Moreover, while project owners routinely meet with members of FERC staff and even write the environmental reviews, members of impacted communities have no voice or representation in the decision making process. This one-sided and fundamentally un-American process not only leads to wrong decisions for impacted communities but wrong decisions for the nation. In the Minisink case, the community-proposed alternative would have not only prevented 200 families from complete financial and environmental devastation, but also resulted in 44 percent less fuel usage and 44 percent less air emissions. When a federal agency of the United States shows such disregard for the mandate to curb greenhouse gas emissions, it raises serious questions about our country's commitment to combat climate change.
FERC’s powers derive from the Natural Gas Act which gives it the authority to preempt any local or state law that may stand in its way. This archaic 45-year-old law has no regard for fundamental property rights or for the concept of “life, liberty and the pursuit of happiness.” It allows FERC to operate autonomously with very little oversight, answering to no one. But FERC has been running rogue for far too long. It’s time to bring the agency in line with our core values as a nation; fairness, equality and transparency. Communities must be part of the decision making process and FERC must be held accountable by the American people and the U.S. constitution. It’s also time to revise the Natural Gas Act to create more regulations and oversight as to how these projects are sited and monitored.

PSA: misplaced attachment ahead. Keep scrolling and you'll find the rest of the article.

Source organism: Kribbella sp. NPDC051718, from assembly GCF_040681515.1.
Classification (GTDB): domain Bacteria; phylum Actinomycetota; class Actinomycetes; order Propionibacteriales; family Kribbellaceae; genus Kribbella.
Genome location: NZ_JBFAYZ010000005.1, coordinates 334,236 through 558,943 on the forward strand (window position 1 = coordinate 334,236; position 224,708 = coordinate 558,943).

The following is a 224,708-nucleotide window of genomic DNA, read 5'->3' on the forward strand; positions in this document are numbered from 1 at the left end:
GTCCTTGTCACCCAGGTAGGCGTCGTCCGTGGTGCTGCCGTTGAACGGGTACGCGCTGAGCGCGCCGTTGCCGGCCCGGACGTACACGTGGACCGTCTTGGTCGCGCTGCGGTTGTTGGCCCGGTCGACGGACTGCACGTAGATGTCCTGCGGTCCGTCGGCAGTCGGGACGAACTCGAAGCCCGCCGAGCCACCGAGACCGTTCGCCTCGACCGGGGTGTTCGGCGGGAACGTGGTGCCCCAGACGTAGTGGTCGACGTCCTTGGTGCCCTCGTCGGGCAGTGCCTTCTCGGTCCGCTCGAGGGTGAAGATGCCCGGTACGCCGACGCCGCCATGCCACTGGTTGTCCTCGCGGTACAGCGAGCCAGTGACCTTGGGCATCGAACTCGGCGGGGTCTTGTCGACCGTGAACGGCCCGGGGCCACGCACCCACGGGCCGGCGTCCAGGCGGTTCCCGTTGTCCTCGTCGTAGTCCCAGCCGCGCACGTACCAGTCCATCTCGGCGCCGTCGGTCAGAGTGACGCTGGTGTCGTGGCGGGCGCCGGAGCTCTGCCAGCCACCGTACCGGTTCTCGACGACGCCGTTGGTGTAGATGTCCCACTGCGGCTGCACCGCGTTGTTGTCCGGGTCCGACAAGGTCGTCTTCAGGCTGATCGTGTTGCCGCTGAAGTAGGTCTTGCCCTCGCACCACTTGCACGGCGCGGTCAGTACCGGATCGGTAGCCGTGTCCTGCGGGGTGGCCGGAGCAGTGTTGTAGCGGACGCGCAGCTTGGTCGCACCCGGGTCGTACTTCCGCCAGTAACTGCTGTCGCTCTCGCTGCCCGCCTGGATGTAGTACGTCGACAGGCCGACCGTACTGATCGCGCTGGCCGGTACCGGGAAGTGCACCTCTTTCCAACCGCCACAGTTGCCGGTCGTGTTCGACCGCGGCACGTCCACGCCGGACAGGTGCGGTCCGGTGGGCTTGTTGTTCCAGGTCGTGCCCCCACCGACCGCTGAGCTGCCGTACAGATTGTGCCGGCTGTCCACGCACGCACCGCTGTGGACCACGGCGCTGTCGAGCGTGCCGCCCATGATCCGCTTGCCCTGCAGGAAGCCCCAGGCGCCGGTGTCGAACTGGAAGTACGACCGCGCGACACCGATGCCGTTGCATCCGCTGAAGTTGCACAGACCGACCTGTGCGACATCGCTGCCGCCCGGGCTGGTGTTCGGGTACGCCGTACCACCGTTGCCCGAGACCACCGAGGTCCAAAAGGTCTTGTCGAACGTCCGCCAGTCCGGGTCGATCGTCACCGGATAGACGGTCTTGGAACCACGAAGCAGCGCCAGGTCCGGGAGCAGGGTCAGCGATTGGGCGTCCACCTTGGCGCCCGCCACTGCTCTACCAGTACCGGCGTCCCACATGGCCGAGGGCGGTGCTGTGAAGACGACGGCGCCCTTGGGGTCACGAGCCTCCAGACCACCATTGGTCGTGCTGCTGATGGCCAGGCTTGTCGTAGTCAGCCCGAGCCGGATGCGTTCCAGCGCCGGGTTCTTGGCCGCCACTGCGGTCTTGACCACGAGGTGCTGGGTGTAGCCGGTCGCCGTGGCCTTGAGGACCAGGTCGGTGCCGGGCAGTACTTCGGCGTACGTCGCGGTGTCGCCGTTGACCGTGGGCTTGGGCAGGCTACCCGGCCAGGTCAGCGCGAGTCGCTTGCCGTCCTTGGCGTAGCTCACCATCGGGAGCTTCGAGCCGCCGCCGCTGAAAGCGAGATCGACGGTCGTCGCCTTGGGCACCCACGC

Minisink is a largely conservative town but its experiences with its new company neighbor have left most residents with a sense of betrayal by our government and an aversion to the national narrative about America’s new energy. If reforms aren’t implemented before further expansion is allowed, as more and more American communities like Minisink get swept away into the ever expanding sacrifice zone, the wrath against the entire industry and its main enabler FERC will soon reach a critical mass.
EcoWatch Daily Newsletter
Editor's note: The coronavirus that started in Wuhan has sickened more than 4,000 people and killed at least 100 in China as of Jan. 27, 2020. Thailand and Hong Kong each have reported eight confirmed cases, and five people in the U.S. have been diagnosed with the illness. People are hoping for a vaccine to slow the spread of the disease.
By Nancy Schimelpfening
- Nutrition experts say healthy eating is about making good choices most of the time.
- Treats like cookies can be eaten in moderation.
- Information like total calories, saturated fat, and added sugars can be used to compare which foods are relatively healthier.
- However, it's also important to savor and enjoy what you're eating so you don't feel deprived.
Yes, we know. Cookies aren't considered a "healthy" food by any stretch of the imagination.
When you see an actor in handcuffs, they're usually filming a movie. But when Jane Fonda, Ted Danson, Sally Field, and other celebrities were arrested in Washington, D.C., last fall, the only cameras rolling were from the news media.
As the Pacific Ocean becomes more acidic, Dungeness crabs, which live in coastal areas, are seeing their shells eaten away, according to a new study commissioned by the National Oceanic and Atmospheric Administration (NOAA).